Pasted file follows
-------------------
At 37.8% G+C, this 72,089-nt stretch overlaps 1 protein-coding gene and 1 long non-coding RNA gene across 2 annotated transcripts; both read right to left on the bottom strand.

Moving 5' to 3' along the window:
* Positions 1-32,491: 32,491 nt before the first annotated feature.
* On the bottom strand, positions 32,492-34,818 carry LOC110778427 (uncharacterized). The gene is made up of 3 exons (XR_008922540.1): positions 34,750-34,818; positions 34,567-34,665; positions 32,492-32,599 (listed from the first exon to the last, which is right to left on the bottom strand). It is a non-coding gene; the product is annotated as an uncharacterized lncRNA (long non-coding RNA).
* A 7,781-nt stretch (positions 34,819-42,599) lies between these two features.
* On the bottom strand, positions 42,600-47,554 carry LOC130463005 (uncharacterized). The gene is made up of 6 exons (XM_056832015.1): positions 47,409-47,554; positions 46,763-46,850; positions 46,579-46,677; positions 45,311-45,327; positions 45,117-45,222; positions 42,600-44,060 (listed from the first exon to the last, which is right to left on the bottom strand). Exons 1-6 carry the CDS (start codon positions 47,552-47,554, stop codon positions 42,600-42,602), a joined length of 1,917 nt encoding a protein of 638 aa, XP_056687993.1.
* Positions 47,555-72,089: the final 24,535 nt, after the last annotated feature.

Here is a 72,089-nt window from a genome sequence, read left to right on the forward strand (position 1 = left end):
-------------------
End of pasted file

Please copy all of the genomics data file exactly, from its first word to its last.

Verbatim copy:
At 37.8% G+C, this 72,089-nt stretch overlaps 1 protein-coding gene and 1 long non-coding RNA gene across 2 annotated transcripts; both read right to left on the bottom strand.

Moving 5' to 3' along the window:
* Positions 1-32,491: 32,491 nt before the first annotated feature.
* On the bottom strand, positions 32,492-34,818 carry LOC110778427 (uncharacterized). The gene is made up of 3 exons (XR_008922540.1): positions 34,750-34,818; positions 34,567-34,665; positions 32,492-32,599 (listed from the first exon to the last, which is right to left on the bottom strand). It is a non-coding gene; the product is annotated as an uncharacterized lncRNA (long non-coding RNA).
* A 7,781-nt stretch (positions 34,819-42,599) lies between these two features.
* On the bottom strand, positions 42,600-47,554 carry LOC130463005 (uncharacterized). The gene is made up of 6 exons (XM_056832015.1): positions 47,409-47,554; positions 46,763-46,850; positions 46,579-46,677; positions 45,311-45,327; positions 45,117-45,222; positions 42,600-44,060 (listed from the first exon to the last, which is right to left on the bottom strand). Exons 1-6 carry the CDS (start codon positions 47,552-47,554, stop codon positions 42,600-42,602), a joined length of 1,917 nt encoding a protein of 638 aa, XP_056687993.1.
* Positions 47,555-72,089: the final 24,535 nt, after the last annotated feature.

Here is a 72,089-nt window from a genome sequence, read left to right on the forward strand (position 1 = left end):